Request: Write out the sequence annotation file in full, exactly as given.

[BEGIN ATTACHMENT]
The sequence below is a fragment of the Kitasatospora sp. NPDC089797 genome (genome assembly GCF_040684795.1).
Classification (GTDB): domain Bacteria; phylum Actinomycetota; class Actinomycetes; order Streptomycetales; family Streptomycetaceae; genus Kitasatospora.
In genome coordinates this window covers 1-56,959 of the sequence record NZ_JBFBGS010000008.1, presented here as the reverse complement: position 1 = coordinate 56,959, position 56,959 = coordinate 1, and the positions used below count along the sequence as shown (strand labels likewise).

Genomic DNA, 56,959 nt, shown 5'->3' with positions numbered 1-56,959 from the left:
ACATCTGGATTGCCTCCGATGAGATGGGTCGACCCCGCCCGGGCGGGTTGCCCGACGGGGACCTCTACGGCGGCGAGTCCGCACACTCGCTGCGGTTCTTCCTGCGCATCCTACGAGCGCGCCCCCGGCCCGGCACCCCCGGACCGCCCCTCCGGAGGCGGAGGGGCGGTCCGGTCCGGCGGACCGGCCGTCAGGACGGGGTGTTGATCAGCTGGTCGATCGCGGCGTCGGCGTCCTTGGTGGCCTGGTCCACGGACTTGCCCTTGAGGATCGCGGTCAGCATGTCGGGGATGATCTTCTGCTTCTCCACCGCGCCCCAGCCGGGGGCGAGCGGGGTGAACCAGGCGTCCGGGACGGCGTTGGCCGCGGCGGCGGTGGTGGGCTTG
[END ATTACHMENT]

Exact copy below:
The sequence below is a fragment of the Kitasatospora sp. NPDC089797 genome (genome assembly GCF_040684795.1).
Classification (GTDB): domain Bacteria; phylum Actinomycetota; class Actinomycetes; order Streptomycetales; family Streptomycetaceae; genus Kitasatospora.
In genome coordinates this window covers 1-56,959 of the sequence record NZ_JBFBGS010000008.1, presented here as the reverse complement: position 1 = coordinate 56,959, position 56,959 = coordinate 1, and the positions used below count along the sequence as shown (strand labels likewise).

Genomic DNA, 56,959 nt, shown 5'->3' with positions numbered 1-56,959 from the left:
ACATCTGGATTGCCTCCGATGAGATGGGTCGACCCCGCCCGGGCGGGTTGCCCGACGGGGACCTCTACGGCGGCGAGTCCGCACACTCGCTGCGGTTCTTCCTGCGCATCCTACGAGCGCGCCCCCGGCCCGGCACCCCCGGACCGCCCCTCCGGAGGCGGAGGGGCGGTCCGGTCCGGCGGACCGGCCGTCAGGACGGGGTGTTGATCAGCTGGTCGATCGCGGCGTCGGCGTCCTTGGTGGCCTGGTCCACGGACTTGCCCTTGAGGATCGCGGTCAGCATGTCGGGGATGATCTTCTGCTTCTCCACCGCGCCCCAGCCGGGGGCGAGCGGGGTGAACCAGGCGTCCGGGACGGCGTTGGCCGCGGCGGCGGTGGTGGGCTTG